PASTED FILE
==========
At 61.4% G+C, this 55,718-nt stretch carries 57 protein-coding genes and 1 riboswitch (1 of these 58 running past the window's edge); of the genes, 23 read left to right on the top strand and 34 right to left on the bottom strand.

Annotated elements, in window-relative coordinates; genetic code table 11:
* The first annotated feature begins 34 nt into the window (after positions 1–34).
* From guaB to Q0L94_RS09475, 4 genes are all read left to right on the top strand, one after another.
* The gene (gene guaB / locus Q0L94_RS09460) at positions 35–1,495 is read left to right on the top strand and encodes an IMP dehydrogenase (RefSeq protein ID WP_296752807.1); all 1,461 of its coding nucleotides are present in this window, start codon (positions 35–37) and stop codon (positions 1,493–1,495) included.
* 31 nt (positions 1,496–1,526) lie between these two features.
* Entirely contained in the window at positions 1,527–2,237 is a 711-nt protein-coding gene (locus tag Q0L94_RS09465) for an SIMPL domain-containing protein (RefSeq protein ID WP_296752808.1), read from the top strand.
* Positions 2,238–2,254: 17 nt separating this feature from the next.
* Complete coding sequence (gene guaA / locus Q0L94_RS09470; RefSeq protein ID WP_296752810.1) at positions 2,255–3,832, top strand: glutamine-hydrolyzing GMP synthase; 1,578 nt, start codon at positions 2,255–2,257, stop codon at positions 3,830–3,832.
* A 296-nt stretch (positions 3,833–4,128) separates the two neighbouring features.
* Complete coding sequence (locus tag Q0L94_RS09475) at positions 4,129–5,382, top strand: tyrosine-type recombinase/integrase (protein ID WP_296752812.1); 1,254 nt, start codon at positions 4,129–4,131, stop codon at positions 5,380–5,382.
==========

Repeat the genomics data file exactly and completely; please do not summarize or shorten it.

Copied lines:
At 61.4% G+C, this 55,718-nt stretch carries 57 protein-coding genes and 1 riboswitch (1 of these 58 running past the window's edge); of the genes, 23 read left to right on the top strand and 34 right to left on the bottom strand.

Annotated elements, in window-relative coordinates; genetic code table 11:
* The first annotated feature begins 34 nt into the window (after positions 1–34).
* From guaB to Q0L94_RS09475, 4 genes are all read left to right on the top strand, one after another.
* The gene (gene guaB / locus Q0L94_RS09460) at positions 35–1,495 is read left to right on the top strand and encodes an IMP dehydrogenase (RefSeq protein ID WP_296752807.1); all 1,461 of its coding nucleotides are present in this window, start codon (positions 35–37) and stop codon (positions 1,493–1,495) included.
* 31 nt (positions 1,496–1,526) lie between these two features.
* Entirely contained in the window at positions 1,527–2,237 is a 711-nt protein-coding gene (locus tag Q0L94_RS09465) for an SIMPL domain-containing protein (RefSeq protein ID WP_296752808.1), read from the top strand.
* Positions 2,238–2,254: 17 nt separating this feature from the next.
* Complete coding sequence (gene guaA / locus Q0L94_RS09470; RefSeq protein ID WP_296752810.1) at positions 2,255–3,832, top strand: glutamine-hydrolyzing GMP synthase; 1,578 nt, start codon at positions 2,255–2,257, stop codon at positions 3,830–3,832.
* A 296-nt stretch (positions 3,833–4,128) separates the two neighbouring features.
* Complete coding sequence (locus tag Q0L94_RS09475) at positions 4,129–5,382, top strand: tyrosine-type recombinase/integrase (protein ID WP_296752812.1); 1,254 nt, start codon at positions 4,129–4,131, stop codon at positions 5,380–5,382.